Luckily, one of our gunmakers at the time, Peter Stanton, was horrified by this gesture and proceeded to salvage as many as he could from the skip, hiding them under his bench. They remained tucked away there for many years and only saw the light of day when we moved to these new premises in 2008. Here they were spread across the windowsills in the photo studio for decoration due to lack of another place to put and store them. They have been so near the camera for 7 years and now at last in front of it!
I have spoken in the past about how CNC machines that we use today, do on one machine, what we used to do on rows of machines. In the past a machine would be set up with a jig such as those in the picture and perform one operation. It could be a milling jig or a drill position jig, whatever, a batch of actions would be passed through the jig and the operation performed. The batch would then move on to the next machine and jig and another operation was performed, and so on and son on. At the end of the line a completed action.
We now use only 3 machines and the action body travels between these machines on a small datum point pallet. The milling machine does it's work and then the pallet is released and the workpiece taken to the spark erosion machine where cavities unable to be milled are made, amongst these are the solid hinge pin of the Westley Richards guns. Finally the pallet with the nearly completed action is moved to the wire machine where the final profile is cut. A total of 3 CNC machines and 2 operators versus 40 or more machines and upwards of 20 operators for the same action machining process circa 1910.
Keith Fahl on August 22, 2015 at 2:08 am
Thank you for this and other historical, educational and informative entries to The Explora blog. Their content would be lost forever in time if you did not post them. A collection of these might make a great book someday if you put them all together. Please keep them coming.
Larry on August 22, 2015 at 3:16 pm
This is very interesting. Obviously the craftsmen of today are the most skilled, but those of days gone by maintained a skillset that was most amazing! Thanks for sharing.
richard on August 24, 2015 at 7:03 pm
Very interesting to see pre-digital tooling..one wonders about "progress" and "modern technology" when you stop to consider that delivery time on a new gun in the pre- digital age was months rather than years or even decades that we see now. Oh for the good old days !!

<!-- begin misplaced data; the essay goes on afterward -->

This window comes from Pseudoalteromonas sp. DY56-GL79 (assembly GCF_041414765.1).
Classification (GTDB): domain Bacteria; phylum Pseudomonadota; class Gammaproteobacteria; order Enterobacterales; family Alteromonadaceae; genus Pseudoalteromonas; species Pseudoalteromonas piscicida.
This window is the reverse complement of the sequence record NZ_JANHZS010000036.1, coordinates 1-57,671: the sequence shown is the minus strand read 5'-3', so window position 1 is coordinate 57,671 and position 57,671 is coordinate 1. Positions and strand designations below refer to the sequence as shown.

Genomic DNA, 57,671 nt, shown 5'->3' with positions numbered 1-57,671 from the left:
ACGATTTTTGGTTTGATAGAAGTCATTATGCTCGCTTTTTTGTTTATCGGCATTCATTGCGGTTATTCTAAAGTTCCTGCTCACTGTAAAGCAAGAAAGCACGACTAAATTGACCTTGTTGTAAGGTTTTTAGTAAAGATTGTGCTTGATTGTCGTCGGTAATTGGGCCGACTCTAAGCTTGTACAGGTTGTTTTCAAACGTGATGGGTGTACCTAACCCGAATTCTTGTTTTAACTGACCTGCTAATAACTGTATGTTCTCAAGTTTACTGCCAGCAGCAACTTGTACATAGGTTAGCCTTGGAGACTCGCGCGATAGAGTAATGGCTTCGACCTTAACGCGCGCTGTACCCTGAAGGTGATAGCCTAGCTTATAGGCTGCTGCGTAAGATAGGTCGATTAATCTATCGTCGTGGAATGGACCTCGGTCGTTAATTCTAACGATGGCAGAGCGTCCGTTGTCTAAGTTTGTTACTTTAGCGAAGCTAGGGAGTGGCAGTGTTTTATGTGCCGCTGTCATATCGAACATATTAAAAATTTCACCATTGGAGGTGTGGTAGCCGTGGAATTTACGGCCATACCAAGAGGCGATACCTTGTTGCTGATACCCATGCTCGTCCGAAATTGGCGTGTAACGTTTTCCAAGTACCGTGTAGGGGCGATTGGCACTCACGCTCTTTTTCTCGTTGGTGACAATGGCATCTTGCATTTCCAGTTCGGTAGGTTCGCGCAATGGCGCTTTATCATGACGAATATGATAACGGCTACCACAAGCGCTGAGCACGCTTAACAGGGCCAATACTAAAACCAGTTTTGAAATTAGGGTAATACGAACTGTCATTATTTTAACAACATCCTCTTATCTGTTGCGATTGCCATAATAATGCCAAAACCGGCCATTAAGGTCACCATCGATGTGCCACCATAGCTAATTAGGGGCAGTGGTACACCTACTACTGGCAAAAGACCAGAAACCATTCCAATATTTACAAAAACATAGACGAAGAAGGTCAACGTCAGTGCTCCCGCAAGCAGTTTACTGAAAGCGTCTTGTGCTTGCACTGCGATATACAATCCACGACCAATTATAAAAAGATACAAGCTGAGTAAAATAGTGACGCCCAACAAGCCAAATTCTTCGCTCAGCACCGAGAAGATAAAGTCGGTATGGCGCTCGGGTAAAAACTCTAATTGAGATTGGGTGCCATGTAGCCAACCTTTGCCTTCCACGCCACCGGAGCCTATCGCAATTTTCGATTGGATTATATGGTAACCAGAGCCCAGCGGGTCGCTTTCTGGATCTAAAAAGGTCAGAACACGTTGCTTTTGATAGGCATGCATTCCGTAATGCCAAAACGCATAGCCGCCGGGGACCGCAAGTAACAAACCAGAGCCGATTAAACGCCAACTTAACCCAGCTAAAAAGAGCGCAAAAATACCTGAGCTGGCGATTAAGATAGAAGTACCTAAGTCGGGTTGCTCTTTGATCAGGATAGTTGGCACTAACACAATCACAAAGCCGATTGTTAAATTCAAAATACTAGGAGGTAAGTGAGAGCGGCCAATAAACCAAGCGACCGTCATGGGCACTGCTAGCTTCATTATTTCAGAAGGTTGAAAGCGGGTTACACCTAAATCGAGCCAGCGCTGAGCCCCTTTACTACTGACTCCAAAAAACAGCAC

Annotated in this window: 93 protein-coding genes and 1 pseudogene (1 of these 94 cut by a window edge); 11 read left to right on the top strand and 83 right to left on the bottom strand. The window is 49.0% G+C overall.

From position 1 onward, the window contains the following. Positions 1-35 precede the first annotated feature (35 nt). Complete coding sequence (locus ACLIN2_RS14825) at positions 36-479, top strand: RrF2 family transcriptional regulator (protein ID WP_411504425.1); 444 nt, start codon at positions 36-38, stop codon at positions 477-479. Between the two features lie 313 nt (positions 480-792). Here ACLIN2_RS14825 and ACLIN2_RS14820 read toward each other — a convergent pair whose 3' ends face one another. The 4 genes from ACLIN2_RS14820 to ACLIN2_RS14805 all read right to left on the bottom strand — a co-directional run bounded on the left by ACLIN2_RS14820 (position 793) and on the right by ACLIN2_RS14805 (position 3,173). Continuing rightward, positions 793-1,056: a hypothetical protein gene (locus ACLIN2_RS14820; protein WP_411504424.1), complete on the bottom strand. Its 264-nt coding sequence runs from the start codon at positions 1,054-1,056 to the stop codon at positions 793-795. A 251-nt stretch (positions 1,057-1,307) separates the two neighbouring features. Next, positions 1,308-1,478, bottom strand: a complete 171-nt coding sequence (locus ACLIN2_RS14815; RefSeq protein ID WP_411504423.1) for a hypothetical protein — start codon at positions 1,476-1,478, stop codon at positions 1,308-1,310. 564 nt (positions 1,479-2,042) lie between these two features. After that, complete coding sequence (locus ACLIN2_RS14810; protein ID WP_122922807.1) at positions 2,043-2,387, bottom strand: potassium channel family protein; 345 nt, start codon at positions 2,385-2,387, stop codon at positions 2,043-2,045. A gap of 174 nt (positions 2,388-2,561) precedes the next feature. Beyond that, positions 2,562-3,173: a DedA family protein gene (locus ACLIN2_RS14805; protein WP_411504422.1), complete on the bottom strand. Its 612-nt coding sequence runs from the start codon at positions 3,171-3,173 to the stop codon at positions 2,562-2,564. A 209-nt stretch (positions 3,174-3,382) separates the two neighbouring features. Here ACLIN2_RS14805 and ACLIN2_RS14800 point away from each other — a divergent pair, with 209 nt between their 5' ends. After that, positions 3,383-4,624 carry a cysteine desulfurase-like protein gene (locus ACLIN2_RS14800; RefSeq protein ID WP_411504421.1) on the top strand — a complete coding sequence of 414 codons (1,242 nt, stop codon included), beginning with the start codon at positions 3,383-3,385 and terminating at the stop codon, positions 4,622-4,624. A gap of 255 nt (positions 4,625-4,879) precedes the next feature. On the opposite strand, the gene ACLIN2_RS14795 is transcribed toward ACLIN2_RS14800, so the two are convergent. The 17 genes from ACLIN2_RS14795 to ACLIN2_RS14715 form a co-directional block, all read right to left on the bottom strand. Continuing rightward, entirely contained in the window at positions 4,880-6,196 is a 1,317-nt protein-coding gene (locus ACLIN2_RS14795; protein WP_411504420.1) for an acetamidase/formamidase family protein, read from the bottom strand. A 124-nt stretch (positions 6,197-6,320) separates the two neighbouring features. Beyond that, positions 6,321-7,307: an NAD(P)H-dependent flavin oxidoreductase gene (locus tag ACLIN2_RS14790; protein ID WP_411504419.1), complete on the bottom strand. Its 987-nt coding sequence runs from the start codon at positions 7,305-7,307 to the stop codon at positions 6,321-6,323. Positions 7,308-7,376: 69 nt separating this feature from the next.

Simon Clode on August 25, 2015 at 7:26 pm
I am afraid that fact is down to the numbers of workers available in the trade today as compared to the 'good old days'. We alone had 100's of workers and there were 100's if not 1000's 'in the trade'. I would say now there are less than 50 in the Birmingham area as a whole. The machining are just the start of the process of gunmaking, 'the bag of bits'. The CNC machines could, if needed, produce more than one would ever have time to put together a best guns. We use modern technology only on the parts, everything else is very old, established method!
Neill Clark on August 25, 2015 at 7:36 pm
And don't forget engraving, it adds time and money, and cannot be done by a machine. The combining of modern machining methods and skilled craftsmanship is an art in itself. Too much of the former and you have a factory produced gun, too much of the latter and you miss out on the extra degree of precision that CNC can add. I fitted DRO to my Myford lathe a few years back, it speeds up the machining and measuring of the work piece, but the quality (or lack thereof in my case) is still down to the operator.
richard on August 25, 2015 at 8:43 pm
Certainly the quality is better than ever...I have a 20g sst droplock made in 1911 (that's really "old days") that you may recall you refurbished for me at the old factory 25 years ago. It is really a superb piece of craftsmansip and I think cost about £65 new. However the identical item that you produce today is on another level. I hope you can continue to find the skilled, dedicated craftsmen from the small pool available to carry on the good work.
neil mcveigh on August 24, 2015 at 7:47 pm
Well done Peter.This is priceless.This is your heritage and almost consigned to the bin.
Live and learn!